Pakistan’s former Prime Minister Nawaz Sharif has once again been elected the head of his political party, the Pakistan Muslim League-Nawaz. Sharif was forced to resign from the party’s leadership after the country’s top court found him guilty in the Panama Papers corruption scandal.
A week ago, Sharif’s political party, which is also in power at the federal level, passed an amendment to the constitution that paved the way for his return to the party’s top spot.
While Sharif has vowed to strengthen the role of civilian institutions in the country, for many, his return to politics is only meant to rescue his dwindling political dynasty, which is being challenged in a number of ways. However, the important question remains: how does Sharif plan to rescue this political dynasty when the core circle of his political organization is being isolated through a sustained accountability drive?
To begin, one of the key constitutional advantages that Sharif possesses exists in the form of his party’s massive presence in the parliament. Sharif’s political organization can easily pass or amend any law that it may perceive as threatening to the party’s political future. The country is less than a year away from its next general election and it’s likely that Sharif’s party will use its strong position in parliament to fend off challenges, such as those pertaining to the ongoing accountability drive.
For Sharif’s party, the issue related to the Panama Papers accountability drive, which has been underway for the last year, is no longer concerned with tackling corruption in its holistic form in the country. Sharif and the inner circle of his party believe that the so-called accountability drive is politically motivated and is being maneuvered by other state institutions, particularly the military establishment, to weaken Pakistan Muslim League-Nawaz’s political support base.
In Pakistan, one commonly comes across the argument that other state institutions, such as the military establishment, have been influential in maneuvering the courts’ decisions against the Sharif family. While it’s debatable whether the military has had any role in the recent accountability drive, which appears to be targeting Sharif’s family, what has become certain now is that Sharif has blatantly attempted to build a narrative that circles around the so-called historic subjugation of the civilian leadership by the country’s courts and the military establishment. It’s unlikely that Sharif is going to win against the country’s courts and the military establishment by creating a popular narrative that offers legitimacy to his argument of “victimhood.”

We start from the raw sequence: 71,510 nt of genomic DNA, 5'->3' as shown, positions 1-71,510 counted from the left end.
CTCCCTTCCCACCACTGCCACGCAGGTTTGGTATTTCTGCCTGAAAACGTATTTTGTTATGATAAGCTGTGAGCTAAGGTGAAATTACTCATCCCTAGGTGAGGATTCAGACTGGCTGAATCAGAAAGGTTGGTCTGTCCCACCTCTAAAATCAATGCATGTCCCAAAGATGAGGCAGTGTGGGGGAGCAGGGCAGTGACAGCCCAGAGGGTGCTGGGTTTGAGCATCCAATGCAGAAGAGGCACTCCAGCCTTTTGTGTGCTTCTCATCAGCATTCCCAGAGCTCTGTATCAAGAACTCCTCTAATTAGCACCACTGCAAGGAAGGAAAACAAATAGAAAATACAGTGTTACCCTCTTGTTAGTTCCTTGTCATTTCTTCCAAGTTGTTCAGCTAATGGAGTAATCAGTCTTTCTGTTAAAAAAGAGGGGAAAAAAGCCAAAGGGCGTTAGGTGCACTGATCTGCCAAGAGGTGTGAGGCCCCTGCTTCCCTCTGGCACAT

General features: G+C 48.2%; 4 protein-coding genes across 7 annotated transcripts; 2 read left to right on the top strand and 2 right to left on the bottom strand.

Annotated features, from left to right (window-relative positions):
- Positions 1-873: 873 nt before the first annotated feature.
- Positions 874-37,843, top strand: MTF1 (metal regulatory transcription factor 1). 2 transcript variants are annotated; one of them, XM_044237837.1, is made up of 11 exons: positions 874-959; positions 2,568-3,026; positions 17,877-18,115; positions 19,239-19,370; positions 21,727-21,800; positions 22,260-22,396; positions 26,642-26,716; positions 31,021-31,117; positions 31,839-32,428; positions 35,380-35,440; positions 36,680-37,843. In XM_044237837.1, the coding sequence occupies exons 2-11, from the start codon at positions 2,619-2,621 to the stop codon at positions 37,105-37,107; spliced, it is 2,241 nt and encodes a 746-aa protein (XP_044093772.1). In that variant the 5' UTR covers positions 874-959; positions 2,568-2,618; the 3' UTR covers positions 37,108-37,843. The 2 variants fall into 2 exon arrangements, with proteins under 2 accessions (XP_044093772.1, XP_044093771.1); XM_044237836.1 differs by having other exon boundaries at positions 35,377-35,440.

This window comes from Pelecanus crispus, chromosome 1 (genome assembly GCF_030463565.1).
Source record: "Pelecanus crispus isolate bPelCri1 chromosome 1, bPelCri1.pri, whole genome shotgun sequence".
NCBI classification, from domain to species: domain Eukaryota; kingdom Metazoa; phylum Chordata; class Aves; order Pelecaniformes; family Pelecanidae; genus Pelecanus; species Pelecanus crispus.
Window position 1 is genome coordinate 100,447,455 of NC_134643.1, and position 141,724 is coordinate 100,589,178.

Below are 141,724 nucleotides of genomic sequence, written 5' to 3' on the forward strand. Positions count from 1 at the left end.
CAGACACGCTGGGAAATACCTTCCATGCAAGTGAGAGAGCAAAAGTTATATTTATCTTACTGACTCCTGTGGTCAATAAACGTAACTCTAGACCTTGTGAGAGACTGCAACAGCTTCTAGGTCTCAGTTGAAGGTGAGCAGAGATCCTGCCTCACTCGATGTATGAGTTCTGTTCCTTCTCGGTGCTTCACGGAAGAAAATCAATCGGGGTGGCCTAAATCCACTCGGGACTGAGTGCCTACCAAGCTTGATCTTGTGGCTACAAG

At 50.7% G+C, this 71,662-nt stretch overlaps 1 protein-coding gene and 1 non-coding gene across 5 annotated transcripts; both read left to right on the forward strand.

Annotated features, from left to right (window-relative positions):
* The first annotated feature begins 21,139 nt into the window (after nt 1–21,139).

It appears that Sharif is willing to take the risk of using his political strength in Punjab and his presence in parliament to bring his party back to power in the next general elections. However, it remains to be seen that how far Sharif is willing to go in terms of using his party’s constitutional strength to change more laws that may create a roadblock in the coming weeks and months. Sharif and his advisors are going to be mindful of the fact that any further constitutional push, aimed at isolating the courts and other institutions, will generate a mass opposition in the country.
So far, Sharif has successfully kept his role relevant in the country’s policies. However, going forward, his party is likely to face more scrutiny through court trials and other institutions of accountability, for Sharif’s whole narrative of victimhood is being built at the expense of these institutions. Sharif has continually targeted the country’s courts by calling them institutions that are serving the agenda of non-civilian forces. It’s a matter of time before the courts strike back by terming the recent amendment to the law that brought Sharif back to politics ineffective. Moreover, the cases that are still pending in the National Accountability Bureau (NAB) against Sharif and his children are not likely to go away unless Sharif introduces another controversial constitutional amendment that takes away all powers of the judiciary, prompting a crisis.
Sharif has effectively created a situation where institutional collision in the country appears likely. It’s clear that he is bent on staying in power even if that comes at the expense of democracy and institution-building in the country.